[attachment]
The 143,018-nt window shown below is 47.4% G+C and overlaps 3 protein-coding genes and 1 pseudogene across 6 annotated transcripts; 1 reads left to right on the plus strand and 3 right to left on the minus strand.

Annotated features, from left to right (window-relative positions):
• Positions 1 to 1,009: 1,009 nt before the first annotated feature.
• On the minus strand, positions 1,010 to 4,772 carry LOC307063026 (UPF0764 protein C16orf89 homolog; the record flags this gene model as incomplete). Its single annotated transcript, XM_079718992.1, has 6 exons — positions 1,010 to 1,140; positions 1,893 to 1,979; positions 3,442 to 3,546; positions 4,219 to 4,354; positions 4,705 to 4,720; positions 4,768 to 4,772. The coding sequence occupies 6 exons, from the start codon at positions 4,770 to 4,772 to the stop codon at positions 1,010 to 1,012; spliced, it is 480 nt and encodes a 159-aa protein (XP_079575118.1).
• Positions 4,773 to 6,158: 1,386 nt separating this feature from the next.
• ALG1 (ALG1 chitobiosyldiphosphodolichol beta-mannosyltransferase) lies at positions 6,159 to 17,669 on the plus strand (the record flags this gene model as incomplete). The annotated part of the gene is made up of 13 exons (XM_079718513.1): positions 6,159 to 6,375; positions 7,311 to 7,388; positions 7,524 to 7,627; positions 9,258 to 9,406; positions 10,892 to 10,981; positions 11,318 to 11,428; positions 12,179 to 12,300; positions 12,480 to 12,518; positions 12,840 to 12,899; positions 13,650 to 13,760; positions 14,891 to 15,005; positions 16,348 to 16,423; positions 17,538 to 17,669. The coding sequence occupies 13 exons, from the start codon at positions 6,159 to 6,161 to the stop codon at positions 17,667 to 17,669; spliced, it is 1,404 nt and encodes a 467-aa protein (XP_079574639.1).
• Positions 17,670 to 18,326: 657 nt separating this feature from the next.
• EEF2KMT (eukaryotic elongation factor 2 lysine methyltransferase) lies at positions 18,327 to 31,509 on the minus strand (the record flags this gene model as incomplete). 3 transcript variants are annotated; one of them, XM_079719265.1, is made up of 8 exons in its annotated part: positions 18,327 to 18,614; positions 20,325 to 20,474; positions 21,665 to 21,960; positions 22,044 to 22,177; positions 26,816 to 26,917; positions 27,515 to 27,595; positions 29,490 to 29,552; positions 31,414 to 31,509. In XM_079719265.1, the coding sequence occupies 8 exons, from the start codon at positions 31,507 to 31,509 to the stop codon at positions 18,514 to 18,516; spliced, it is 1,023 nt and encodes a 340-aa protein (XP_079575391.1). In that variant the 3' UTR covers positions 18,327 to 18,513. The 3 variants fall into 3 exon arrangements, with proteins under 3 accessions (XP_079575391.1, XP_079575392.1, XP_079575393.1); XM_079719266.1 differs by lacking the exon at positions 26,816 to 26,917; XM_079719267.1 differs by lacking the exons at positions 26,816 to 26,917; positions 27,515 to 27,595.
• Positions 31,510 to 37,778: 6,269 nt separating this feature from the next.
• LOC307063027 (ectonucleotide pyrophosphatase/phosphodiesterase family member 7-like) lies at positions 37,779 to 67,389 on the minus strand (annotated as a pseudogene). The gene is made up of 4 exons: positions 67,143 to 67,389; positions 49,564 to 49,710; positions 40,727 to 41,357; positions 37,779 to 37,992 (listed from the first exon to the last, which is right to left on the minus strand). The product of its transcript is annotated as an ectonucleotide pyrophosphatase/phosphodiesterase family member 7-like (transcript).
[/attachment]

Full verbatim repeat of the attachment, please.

The 143,018-nt window shown below is 47.4% G+C and overlaps 3 protein-coding genes and 1 pseudogene across 6 annotated transcripts; 1 reads left to right on the plus strand and 3 right to left on the minus strand.

Annotated features, from left to right (window-relative positions):
• Positions 1 to 1,009: 1,009 nt before the first annotated feature.
• On the minus strand, positions 1,010 to 4,772 carry LOC307063026 (UPF0764 protein C16orf89 homolog; the record flags this gene model as incomplete). Its single annotated transcript, XM_079718992.1, has 6 exons — positions 1,010 to 1,140; positions 1,893 to 1,979; positions 3,442 to 3,546; positions 4,219 to 4,354; positions 4,705 to 4,720; positions 4,768 to 4,772. The coding sequence occupies 6 exons, from the start codon at positions 4,770 to 4,772 to the stop codon at positions 1,010 to 1,012; spliced, it is 480 nt and encodes a 159-aa protein (XP_079575118.1).
• Positions 4,773 to 6,158: 1,386 nt separating this feature from the next.
• ALG1 (ALG1 chitobiosyldiphosphodolichol beta-mannosyltransferase) lies at positions 6,159 to 17,669 on the plus strand (the record flags this gene model as incomplete). The annotated part of the gene is made up of 13 exons (XM_079718513.1): positions 6,159 to 6,375; positions 7,311 to 7,388; positions 7,524 to 7,627; positions 9,258 to 9,406; positions 10,892 to 10,981; positions 11,318 to 11,428; positions 12,179 to 12,300; positions 12,480 to 12,518; positions 12,840 to 12,899; positions 13,650 to 13,760; positions 14,891 to 15,005; positions 16,348 to 16,423; positions 17,538 to 17,669. The coding sequence occupies 13 exons, from the start codon at positions 6,159 to 6,161 to the stop codon at positions 17,667 to 17,669; spliced, it is 1,404 nt and encodes a 467-aa protein (XP_079574639.1).
• Positions 17,670 to 18,326: 657 nt separating this feature from the next.
• EEF2KMT (eukaryotic elongation factor 2 lysine methyltransferase) lies at positions 18,327 to 31,509 on the minus strand (the record flags this gene model as incomplete). 3 transcript variants are annotated; one of them, XM_079719265.1, is made up of 8 exons in its annotated part: positions 18,327 to 18,614; positions 20,325 to 20,474; positions 21,665 to 21,960; positions 22,044 to 22,177; positions 26,816 to 26,917; positions 27,515 to 27,595; positions 29,490 to 29,552; positions 31,414 to 31,509. In XM_079719265.1, the coding sequence occupies 8 exons, from the start codon at positions 31,507 to 31,509 to the stop codon at positions 18,514 to 18,516; spliced, it is 1,023 nt and encodes a 340-aa protein (XP_079575391.1). In that variant the 3' UTR covers positions 18,327 to 18,513. The 3 variants fall into 3 exon arrangements, with proteins under 3 accessions (XP_079575391.1, XP_079575392.1, XP_079575393.1); XM_079719266.1 differs by lacking the exon at positions 26,816 to 26,917; XM_079719267.1 differs by lacking the exons at positions 26,816 to 26,917; positions 27,515 to 27,595.
• Positions 31,510 to 37,778: 6,269 nt separating this feature from the next.
• LOC307063027 (ectonucleotide pyrophosphatase/phosphodiesterase family member 7-like) lies at positions 37,779 to 67,389 on the minus strand (annotated as a pseudogene). The gene is made up of 4 exons: positions 67,143 to 67,389; positions 49,564 to 49,710; positions 40,727 to 41,357; positions 37,779 to 37,992 (listed from the first exon to the last, which is right to left on the minus strand). The product of its transcript is annotated as an ectonucleotide pyrophosphatase/phosphodiesterase family member 7-like (transcript).